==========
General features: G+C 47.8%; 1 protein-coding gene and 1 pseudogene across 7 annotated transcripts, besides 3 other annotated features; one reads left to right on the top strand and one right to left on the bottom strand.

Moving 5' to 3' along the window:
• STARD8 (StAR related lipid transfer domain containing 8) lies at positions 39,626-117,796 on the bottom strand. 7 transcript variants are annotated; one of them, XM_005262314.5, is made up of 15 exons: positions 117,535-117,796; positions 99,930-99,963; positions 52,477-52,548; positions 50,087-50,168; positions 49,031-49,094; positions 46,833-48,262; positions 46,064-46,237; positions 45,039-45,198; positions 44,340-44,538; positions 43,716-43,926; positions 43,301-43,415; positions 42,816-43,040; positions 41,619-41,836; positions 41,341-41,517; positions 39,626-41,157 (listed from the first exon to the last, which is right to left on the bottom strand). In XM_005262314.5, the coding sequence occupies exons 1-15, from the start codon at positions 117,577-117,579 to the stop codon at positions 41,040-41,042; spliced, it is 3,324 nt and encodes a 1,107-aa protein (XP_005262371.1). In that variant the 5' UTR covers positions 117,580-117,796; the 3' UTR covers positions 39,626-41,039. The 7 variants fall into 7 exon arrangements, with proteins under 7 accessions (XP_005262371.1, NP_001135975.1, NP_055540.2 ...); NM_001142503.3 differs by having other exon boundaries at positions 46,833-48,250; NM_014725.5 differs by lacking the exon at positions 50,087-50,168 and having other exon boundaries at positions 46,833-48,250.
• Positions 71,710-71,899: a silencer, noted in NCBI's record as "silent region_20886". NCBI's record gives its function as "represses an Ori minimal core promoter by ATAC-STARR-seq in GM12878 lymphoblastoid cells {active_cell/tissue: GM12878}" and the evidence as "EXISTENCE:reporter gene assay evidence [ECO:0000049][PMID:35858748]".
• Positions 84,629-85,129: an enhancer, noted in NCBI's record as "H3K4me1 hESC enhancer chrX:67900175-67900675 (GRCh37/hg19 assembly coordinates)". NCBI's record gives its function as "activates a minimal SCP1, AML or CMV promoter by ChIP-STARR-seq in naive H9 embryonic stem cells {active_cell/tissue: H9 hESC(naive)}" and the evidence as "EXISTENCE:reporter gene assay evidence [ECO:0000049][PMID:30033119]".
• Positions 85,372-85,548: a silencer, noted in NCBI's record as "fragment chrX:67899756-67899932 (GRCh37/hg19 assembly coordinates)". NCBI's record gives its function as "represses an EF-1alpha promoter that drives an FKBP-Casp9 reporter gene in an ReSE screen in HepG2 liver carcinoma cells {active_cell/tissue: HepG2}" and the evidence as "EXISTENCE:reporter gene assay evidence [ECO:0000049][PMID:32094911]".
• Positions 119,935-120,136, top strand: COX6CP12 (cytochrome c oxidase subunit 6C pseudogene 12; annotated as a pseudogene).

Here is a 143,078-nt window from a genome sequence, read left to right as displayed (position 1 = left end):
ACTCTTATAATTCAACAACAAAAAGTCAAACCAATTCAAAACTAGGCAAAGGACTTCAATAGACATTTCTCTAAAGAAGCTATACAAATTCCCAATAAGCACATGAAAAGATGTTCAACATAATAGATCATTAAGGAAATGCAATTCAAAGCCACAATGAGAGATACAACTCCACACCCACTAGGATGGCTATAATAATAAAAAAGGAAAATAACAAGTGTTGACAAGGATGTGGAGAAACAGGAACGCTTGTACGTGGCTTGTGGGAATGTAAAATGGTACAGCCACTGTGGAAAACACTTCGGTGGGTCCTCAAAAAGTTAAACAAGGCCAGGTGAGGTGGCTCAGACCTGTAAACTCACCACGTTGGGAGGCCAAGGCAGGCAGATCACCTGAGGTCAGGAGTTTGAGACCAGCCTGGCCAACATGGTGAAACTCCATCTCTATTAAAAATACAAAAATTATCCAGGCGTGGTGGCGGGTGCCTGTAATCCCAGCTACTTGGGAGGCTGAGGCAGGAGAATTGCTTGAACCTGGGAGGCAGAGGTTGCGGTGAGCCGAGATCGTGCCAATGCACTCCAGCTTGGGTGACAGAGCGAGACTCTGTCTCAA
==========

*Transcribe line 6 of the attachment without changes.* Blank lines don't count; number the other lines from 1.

• Positions 85,372-85,548: a silencer, noted in NCBI's record as "fragment chrX:67899756-67899932 (GRCh37/hg19 assembly coordinates)". NCBI's record gives its function as "represses an EF-1alpha promoter that drives an FKBP-Casp9 reporter gene in an ReSE screen in HepG2 liver carcinoma cells {active_cell/tissue: HepG2}" and the evidence as "EXISTENCE:reporter gene assay evidence [ECO:0000049][PMID:32094911]".